Rotherham - The UK Environment Agency is heading up a groundbreaking international environmental crime group to help tackle illegal dumping of electrical waste on developing countries. The Interpol Global Crime Group is a worldwide intelligence-led operation which includes environmental crime investigators in the United States and Europe such as the US Environmental Protection Agency (EPA) and the Dutch Environment Agency VROM.
Working with Interpol, the group will investigate links between organised criminal networks, 'waste tourists' and the illegal export of electrical waste, especially to developing countries. 'Waste tourists' are people who visit the UK as tourists with the intention of organising the purchase and export of waste. During their visit the 'waste tourist' will get one or more containers filled with waste and arrange for export. The 'waste tourist’s' typically short stay makes it very difficult to bring them to justice.
The Interpol group will better co-ordinate the exchange of intelligence between environment agencies. It will also conduct enquiries via an International Task Force to prevent countries such as Nigeria, Ghana and some in the Far East becoming dumping grounds for waste electrics.
Speaking ahead of next week’s Environment Agency annual conference Environment ’09, chairman Lord Chris Smith said: “Investigations have found that each year thousands of tonnes of waste electrical equipment are shipped from Europe and America to developing countries to be stripped down – often by children under appalling conditions – to extract valuable metals such as gold, copper and aluminium. This is unacceptable. It is essential that we work with our counterparts in other countries to share intelligence and stamp out the growing problem of illegal waste exports. The group’s aim is to tackle an international problem with an international response."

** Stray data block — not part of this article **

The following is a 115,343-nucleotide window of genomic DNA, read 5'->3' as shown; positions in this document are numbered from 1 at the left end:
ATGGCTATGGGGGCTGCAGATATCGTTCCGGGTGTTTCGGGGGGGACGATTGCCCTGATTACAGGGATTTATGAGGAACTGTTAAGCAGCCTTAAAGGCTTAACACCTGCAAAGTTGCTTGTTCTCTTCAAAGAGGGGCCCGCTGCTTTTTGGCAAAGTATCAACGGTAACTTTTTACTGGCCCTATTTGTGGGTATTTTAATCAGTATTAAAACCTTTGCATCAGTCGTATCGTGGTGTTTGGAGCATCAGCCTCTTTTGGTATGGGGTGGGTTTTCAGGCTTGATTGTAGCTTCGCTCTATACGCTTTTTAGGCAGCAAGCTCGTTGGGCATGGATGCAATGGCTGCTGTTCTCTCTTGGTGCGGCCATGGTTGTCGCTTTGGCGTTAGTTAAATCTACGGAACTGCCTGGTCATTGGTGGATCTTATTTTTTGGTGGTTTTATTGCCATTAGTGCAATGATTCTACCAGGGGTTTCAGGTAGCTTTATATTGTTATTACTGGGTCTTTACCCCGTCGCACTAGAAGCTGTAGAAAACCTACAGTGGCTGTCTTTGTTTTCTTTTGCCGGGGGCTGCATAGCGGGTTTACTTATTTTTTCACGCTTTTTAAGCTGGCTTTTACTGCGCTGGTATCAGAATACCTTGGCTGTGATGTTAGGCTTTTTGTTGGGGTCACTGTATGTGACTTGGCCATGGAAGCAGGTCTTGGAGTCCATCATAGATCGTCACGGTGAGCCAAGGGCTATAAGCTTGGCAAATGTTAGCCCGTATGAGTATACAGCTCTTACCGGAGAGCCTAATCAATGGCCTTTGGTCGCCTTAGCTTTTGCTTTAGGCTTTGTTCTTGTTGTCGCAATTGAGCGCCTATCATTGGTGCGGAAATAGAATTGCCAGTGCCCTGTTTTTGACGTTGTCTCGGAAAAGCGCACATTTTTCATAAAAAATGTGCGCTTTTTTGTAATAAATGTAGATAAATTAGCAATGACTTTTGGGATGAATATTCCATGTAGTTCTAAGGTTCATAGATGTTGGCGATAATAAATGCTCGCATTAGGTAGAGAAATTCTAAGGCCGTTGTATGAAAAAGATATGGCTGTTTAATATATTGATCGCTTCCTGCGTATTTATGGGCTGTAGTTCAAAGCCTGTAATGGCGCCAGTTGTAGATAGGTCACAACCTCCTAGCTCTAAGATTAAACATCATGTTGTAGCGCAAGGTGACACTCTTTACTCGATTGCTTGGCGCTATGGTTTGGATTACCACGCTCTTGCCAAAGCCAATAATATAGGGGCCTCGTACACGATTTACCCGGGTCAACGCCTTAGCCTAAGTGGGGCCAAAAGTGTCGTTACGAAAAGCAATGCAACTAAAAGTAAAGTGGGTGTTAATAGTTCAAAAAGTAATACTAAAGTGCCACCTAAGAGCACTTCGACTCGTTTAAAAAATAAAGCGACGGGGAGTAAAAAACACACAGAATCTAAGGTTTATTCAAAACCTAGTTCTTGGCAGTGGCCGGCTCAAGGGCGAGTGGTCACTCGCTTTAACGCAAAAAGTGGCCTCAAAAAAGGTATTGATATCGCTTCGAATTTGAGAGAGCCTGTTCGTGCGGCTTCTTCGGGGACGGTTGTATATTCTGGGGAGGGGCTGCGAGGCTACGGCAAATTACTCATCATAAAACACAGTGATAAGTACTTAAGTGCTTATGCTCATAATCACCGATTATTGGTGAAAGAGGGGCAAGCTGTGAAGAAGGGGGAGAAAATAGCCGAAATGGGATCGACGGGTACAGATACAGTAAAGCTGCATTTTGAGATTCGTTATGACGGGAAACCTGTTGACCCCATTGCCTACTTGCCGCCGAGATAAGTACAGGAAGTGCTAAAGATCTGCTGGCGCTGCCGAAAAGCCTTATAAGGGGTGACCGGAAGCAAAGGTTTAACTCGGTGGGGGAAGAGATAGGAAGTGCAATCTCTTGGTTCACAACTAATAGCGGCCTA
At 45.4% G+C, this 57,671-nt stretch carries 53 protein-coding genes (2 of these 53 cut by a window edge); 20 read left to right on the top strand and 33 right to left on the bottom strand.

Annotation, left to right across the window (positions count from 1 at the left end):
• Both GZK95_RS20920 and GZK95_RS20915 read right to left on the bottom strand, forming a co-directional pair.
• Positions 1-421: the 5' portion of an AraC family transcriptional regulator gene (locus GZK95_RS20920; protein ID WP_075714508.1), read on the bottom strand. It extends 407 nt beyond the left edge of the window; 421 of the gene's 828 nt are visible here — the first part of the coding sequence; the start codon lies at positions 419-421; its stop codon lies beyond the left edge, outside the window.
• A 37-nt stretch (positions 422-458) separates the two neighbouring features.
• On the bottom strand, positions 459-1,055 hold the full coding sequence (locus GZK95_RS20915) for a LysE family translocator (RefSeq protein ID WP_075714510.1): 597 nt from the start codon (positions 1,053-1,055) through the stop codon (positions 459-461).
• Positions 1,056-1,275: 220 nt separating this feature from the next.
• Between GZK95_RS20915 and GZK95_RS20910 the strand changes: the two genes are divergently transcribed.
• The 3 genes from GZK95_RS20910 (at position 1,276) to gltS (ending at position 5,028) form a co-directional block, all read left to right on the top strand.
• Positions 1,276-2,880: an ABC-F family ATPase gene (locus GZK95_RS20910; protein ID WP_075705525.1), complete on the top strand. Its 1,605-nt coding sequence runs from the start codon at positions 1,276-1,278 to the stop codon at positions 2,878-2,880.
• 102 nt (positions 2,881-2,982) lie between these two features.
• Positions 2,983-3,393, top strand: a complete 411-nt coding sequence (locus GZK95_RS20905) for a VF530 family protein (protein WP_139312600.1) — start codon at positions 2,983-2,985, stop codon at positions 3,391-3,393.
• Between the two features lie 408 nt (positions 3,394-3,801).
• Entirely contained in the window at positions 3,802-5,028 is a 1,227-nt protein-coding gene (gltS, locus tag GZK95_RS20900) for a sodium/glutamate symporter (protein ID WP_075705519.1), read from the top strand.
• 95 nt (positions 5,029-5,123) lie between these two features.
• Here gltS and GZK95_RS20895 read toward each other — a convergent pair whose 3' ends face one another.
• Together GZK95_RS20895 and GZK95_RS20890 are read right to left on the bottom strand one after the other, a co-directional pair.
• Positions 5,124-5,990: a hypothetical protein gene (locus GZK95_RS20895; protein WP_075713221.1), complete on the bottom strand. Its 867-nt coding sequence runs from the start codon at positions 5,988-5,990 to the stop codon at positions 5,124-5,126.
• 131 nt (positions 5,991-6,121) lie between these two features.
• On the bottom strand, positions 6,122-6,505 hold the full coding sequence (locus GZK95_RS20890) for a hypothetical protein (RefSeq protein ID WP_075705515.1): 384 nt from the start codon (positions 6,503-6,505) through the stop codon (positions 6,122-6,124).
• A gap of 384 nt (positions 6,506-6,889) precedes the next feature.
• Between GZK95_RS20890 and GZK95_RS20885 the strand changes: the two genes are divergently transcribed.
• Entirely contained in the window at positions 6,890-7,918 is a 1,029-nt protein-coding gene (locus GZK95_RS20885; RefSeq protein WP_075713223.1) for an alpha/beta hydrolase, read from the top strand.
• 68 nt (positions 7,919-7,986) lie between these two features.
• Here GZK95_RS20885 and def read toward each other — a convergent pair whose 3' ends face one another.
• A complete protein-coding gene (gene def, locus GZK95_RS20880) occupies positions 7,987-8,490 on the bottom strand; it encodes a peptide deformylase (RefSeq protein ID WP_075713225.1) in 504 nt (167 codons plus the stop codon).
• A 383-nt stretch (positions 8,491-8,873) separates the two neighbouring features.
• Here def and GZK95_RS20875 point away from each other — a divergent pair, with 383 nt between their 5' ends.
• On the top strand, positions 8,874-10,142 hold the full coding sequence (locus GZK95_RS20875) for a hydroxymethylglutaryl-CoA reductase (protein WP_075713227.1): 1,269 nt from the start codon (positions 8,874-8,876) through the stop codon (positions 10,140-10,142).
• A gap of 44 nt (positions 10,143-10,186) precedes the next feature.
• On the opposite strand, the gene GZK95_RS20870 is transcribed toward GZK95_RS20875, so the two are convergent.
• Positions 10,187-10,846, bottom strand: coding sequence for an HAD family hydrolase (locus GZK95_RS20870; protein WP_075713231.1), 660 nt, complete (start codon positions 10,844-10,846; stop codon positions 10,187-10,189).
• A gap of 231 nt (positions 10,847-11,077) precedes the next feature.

The Environment Agency-led Interpol Global Crime Group initiative won the praise of both the US and Canadian Governments during recent international meetings.
Lord Smith together with Chief Executive Paul Leinster met with US EPA Administrator Lisa Jackson and her officials in Washington last week to discuss key global issues such as climate change, waste and water resources. The two organisations will work closely on intelligence-led illegal waste operations in the future.